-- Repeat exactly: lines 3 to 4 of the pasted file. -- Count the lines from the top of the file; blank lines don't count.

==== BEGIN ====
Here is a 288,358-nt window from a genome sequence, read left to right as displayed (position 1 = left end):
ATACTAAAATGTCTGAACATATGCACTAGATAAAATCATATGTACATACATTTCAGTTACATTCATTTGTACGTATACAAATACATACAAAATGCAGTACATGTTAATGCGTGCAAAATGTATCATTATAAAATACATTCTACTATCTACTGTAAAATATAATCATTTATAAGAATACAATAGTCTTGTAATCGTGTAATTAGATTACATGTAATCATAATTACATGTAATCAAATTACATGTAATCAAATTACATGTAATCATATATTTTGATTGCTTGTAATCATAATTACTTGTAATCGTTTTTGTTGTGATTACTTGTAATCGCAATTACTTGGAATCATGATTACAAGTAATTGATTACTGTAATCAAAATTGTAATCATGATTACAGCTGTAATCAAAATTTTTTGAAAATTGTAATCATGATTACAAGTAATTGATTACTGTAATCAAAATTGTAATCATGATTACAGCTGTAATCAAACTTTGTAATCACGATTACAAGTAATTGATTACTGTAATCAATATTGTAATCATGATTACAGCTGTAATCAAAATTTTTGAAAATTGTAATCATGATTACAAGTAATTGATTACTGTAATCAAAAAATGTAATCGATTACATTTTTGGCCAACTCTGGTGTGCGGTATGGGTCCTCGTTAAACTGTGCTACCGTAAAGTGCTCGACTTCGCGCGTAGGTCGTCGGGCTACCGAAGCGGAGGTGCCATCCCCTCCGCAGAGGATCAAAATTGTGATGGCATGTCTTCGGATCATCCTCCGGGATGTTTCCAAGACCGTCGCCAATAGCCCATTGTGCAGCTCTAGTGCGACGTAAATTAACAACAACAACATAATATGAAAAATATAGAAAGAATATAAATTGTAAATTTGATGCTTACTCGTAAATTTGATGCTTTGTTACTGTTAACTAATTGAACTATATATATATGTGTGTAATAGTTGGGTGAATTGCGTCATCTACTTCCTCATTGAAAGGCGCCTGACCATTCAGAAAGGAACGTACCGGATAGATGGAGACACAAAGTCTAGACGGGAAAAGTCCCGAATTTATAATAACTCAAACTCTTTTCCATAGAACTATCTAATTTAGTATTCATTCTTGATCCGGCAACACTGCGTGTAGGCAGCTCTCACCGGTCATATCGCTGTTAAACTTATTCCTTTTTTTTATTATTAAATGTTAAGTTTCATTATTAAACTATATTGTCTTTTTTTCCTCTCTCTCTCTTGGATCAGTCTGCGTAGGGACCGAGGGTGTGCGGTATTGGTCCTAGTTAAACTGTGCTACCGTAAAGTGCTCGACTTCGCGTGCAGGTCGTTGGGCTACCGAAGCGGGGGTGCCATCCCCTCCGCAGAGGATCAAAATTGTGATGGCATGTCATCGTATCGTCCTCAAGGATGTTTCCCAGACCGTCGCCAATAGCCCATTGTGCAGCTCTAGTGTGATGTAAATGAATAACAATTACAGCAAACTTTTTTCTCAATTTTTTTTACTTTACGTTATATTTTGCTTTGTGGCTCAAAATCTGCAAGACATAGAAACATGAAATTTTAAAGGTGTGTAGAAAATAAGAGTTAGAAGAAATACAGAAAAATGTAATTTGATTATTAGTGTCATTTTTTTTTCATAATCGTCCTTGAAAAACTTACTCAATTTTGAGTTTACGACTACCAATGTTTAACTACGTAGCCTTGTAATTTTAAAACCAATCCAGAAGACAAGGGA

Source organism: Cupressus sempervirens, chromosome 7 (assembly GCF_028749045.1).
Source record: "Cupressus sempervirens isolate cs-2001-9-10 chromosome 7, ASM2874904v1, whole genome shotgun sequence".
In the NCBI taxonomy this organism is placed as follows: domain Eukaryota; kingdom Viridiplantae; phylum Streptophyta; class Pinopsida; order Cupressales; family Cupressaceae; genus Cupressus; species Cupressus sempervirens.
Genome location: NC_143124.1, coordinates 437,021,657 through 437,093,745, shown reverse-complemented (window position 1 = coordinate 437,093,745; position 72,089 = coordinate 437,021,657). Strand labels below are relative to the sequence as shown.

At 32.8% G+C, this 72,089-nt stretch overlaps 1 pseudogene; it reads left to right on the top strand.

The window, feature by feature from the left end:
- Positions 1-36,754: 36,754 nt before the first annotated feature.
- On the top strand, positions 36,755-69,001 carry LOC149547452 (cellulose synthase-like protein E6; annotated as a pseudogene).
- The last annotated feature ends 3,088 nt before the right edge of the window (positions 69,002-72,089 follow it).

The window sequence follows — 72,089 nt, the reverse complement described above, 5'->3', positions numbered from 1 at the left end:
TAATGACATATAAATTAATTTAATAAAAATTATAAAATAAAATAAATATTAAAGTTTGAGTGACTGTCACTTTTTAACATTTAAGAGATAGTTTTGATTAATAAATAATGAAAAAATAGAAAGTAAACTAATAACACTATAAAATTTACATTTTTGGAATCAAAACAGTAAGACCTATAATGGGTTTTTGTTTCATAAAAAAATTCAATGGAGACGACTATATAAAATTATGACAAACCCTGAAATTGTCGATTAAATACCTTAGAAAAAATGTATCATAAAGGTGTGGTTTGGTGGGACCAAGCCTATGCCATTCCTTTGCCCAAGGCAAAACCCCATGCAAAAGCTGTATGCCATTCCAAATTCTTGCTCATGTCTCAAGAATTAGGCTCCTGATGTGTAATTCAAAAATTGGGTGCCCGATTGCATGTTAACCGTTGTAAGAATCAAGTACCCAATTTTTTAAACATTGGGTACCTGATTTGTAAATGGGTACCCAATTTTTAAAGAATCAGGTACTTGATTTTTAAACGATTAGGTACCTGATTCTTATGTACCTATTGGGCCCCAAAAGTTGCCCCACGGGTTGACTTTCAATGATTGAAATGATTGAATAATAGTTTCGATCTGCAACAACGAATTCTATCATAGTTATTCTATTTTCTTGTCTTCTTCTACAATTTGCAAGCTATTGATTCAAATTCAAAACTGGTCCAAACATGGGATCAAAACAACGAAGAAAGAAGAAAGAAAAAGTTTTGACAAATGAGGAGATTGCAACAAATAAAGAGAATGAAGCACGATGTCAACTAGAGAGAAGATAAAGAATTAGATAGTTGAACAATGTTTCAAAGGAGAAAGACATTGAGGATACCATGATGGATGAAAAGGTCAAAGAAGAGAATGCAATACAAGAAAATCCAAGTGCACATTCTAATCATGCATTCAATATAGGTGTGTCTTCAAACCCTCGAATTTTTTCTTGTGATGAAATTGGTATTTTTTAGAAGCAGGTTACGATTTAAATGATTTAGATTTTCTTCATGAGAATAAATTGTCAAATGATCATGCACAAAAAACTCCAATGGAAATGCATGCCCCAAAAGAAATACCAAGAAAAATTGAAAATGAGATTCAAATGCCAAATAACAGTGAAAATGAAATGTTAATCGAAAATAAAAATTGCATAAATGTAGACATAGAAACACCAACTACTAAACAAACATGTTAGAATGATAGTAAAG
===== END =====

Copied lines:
Source organism: Cupressus sempervirens, chromosome 7 (assembly GCF_028749045.1).
Source record: "Cupressus sempervirens isolate cs-2001-9-10 chromosome 7, ASM2874904v1, whole genome shotgun sequence".